A haunting tale of desperation and regret, Let Him Go packs a punch.
We’re in rural Montana in the early 1960s. George Blackledge (Kevin Costner) is a former lawman, but when it comes to “my way or the highway”. His wife Margaret (Diane Lane ) rules the roost. Once she gets an idea in her head, she won’t be swayed. A tragedy befell their young married son James (Ryan Bruce), who left behind not only his wife, Lorna (Kayli Carter), but a baby, Jimmy. Now Kayli has married Donnie (Will Brittain) a cruel man from a notorious family, the Weboys.
Without so much as a word to Margaret and George, Kayli, Donnie and their now three-year-old move from Montana to North Dakota. But before they disappeared, Margaret witnessed something nasty, which made her fear for her grandson, whom she is desperate to see … and his mother. Now she is determined to find out exactly where Kayli, Donnie and Jimmy are. She plans to rescue the youngster and bring him home to live with George and her. But what she doesn’t count on is the brutality of Donnie’s family, led by matriarch Blanche (Lesley Manville), who doesn’t take a backward step.
Writer and director Thomas Bezucha has done a fine job adapting Larry Watson’s 2013 novel. The plot unfolds slowly at first, but picks up momentum as the Blackledges try to track down their grandson. A feeling of impending doom underwrites the piece. A showdown is inevitable, but I defy anyone to pick how it plays out.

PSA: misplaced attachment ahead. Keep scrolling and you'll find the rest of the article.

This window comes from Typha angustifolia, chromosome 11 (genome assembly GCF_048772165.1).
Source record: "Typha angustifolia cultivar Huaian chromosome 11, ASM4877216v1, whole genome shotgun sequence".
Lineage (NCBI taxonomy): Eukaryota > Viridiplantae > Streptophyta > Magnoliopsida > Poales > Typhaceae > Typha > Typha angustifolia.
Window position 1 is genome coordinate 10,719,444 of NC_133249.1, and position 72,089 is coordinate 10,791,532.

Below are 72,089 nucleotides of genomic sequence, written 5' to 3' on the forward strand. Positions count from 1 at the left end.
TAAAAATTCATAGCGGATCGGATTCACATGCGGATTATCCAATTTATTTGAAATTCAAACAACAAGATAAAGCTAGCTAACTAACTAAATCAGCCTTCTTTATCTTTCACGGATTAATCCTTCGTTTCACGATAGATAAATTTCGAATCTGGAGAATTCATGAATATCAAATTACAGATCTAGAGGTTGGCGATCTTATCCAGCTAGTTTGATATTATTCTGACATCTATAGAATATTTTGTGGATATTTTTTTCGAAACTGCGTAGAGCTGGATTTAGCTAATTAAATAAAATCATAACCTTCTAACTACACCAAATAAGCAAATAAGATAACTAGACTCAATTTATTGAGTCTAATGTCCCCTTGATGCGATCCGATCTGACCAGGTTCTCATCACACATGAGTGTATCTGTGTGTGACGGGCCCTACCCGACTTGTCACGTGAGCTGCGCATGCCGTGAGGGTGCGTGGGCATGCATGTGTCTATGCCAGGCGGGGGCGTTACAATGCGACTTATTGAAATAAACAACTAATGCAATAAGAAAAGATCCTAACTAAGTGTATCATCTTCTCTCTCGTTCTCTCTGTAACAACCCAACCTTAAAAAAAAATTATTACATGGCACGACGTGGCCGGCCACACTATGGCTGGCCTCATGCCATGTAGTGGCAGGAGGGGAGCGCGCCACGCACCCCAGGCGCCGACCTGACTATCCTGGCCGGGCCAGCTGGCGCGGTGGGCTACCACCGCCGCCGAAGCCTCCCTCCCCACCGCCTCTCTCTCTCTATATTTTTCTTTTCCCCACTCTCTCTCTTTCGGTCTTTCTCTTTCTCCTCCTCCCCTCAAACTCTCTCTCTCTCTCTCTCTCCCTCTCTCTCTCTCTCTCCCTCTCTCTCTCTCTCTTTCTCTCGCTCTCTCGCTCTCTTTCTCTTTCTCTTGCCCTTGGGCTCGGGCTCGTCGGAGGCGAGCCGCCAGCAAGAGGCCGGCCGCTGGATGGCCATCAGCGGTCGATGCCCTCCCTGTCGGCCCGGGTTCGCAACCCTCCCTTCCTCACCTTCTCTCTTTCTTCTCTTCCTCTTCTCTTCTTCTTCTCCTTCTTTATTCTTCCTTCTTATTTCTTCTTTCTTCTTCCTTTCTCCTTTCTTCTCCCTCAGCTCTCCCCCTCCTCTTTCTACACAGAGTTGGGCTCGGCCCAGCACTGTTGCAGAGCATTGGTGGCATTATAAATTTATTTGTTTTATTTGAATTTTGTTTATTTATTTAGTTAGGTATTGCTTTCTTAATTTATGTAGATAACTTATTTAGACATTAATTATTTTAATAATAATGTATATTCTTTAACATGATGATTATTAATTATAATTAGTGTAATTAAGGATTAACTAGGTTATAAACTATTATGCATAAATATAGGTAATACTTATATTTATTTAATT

Lane, Costner and Manville act up a storm in a series of powerful performances that drive the story. I couldn’t take my eyes off them. The fine cinematography by Guy Godfree does justice to the vast open country that is so significant it is like another character in the story. The narrative arc is assisted by a lucid score from Michael Giacchino (Jojo Rabbit).
To those who might find the start hard going, I say stick with it for patience is rewarded. With a title that resonates, Let Him Go is assured, compelling filmmaking.
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Alex First is a Melbourne based journalist and communications specialist. He contributes to The Blurb on film and theatre.